Riverside voters next fall will be asked to support re-issuing roughly $2 million in bonds to fund as-yet-unnamed capital improvements within the village.
At their meeting on Feb. 6, village trustees appeared to agree that issuing the bonds would provide a source of much-needed revenue for large capital projects while having almost no additional impact on homeowners’ tax bills.
“I feel like we have an obligation to ask our residents this question,” said Trustee Doug Pollock. “We’d be remiss not to ask. If they say no, they say no.”
Trustees could begin exploring which capital projects they’d like to fund with the bonds as early as their next meeting on Feb. 20. In order to lay the groundwork for a referendum question on Nov. 4, the village board needs to have a plan in place by the beginning of June, so that its bond counsel can prepare a ballot question by mid-August.
Village President Ben Sells has directed Village Manager Peter Scalera to prepare alternatives for the board to consider at its next meeting.
Riverside is in a position to issue the new bonds, because a $2 million bond issue, approved by voters in 2004, expires at the end of 2014. A decade ago, voters overwhelmingly supported issuing $2.06 million in bonds to fund street improvements. More than 80 percent of voters cast ballots in support of that issuance.
While the village could simply let the bonds expire, officials see a new issuance as a way to keep funding critical infrastructure projects without actually raising the village’s share of the burden on tax bills.
“What’s attractive is it’s neutral in terms of taxation,” said Jessica Frances, the village’s finance director.
If the village simply let the bonds expire, she said, homeowners with average tax bills of $10,000 would see an annual savings of about $76.
In a memo to the village board, Frances and Scalera laid out different scenarios for issuing bonds, based on how long it would take to pay them off. In order to keep tax bills cost-neutral to residents, the village could issue $2.275 million in bonds if they were to pay them off in 10 years. With interest, the total cost of such an issue would come to about $2.5 million.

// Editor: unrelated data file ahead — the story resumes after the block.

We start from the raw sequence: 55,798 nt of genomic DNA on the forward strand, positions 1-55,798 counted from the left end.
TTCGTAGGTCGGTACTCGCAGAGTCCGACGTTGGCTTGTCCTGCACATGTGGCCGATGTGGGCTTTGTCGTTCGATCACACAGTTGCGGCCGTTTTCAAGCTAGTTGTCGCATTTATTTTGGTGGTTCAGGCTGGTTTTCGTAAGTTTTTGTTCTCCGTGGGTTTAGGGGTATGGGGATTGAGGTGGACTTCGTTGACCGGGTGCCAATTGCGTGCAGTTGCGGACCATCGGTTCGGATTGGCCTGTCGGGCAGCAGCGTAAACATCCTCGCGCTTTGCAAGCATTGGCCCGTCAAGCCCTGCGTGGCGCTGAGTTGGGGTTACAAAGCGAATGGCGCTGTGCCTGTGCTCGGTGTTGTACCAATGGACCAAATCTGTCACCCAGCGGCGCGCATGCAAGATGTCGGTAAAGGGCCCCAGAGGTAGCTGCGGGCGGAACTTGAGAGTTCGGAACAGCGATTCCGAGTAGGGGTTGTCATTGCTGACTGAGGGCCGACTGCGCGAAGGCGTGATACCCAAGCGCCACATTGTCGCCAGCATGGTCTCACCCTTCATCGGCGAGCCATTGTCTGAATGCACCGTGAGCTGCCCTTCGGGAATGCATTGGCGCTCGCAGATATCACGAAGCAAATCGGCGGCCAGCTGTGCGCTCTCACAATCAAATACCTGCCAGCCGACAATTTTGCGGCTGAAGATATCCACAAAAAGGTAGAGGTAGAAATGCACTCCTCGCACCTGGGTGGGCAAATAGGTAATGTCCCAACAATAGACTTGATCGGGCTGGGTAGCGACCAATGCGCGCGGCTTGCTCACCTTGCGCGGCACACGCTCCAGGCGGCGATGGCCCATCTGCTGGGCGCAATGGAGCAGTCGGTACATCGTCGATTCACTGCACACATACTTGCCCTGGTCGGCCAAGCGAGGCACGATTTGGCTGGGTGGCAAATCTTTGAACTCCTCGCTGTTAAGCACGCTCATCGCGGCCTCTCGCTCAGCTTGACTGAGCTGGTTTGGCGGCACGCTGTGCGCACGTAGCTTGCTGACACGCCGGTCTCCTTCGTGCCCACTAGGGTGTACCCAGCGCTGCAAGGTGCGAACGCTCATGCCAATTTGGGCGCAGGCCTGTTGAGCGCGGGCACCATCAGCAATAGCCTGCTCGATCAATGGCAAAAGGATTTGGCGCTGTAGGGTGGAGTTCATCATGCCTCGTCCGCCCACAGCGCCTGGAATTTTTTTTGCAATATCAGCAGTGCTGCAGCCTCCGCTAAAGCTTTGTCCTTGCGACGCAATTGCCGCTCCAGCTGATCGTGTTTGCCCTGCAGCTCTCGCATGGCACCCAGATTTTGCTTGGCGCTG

The critical question is, what infrastructure projects will the board identify as worthy of being funded by a new bond issue. Any referendum question would need to specifically state what the money is being used for.
The staff memo to the board also included a list of more than a dozen potential uses for the bond funding, from large-scale improvements to buildings to the purchase of fire trucks to infrastructure projects, including streets, sidewalks, Harlem Avenue streetscaping and tree removal/reforestation.
While the village could choose to put more than one question to voters — for example, one for streets and one for fire truck purchases — doing so could confuse voters and risk failure of one or both.
“If we’re going to do this, it’d have to be for capital expenditures,” said Sells.
Pollock wondered whether it might not be most cost-effective in the long run to simply ask voters for a permanent tax increase to fund capital improvements instead of re-issuing bonds every 10 years and paying roughly $250,000 in interest over the life of the bonds.
“Shouldn’t we just ask residents if they want their tax bills to be $76 more, period?” Pollock said.
But Sells cautioned that such an approach might simply invite failure because a general tax increase question would be couched in very complicated language on the ballot, which would not specify an exact use for the additional tax levy.
“A general tax increase question is almost impenetrable in its language,” said Sells. “From a logistical standpoint, it makes it much more difficult to pass.”
In addition, future village boards would be under no obligation to use that additional tax levy for capital improvements. Since the increase would simply increase taxes generally, the money could be used for any purpose.
“Passing a bond referendum and a tax increase are two different things,” said Trustee Ellen Hamilton.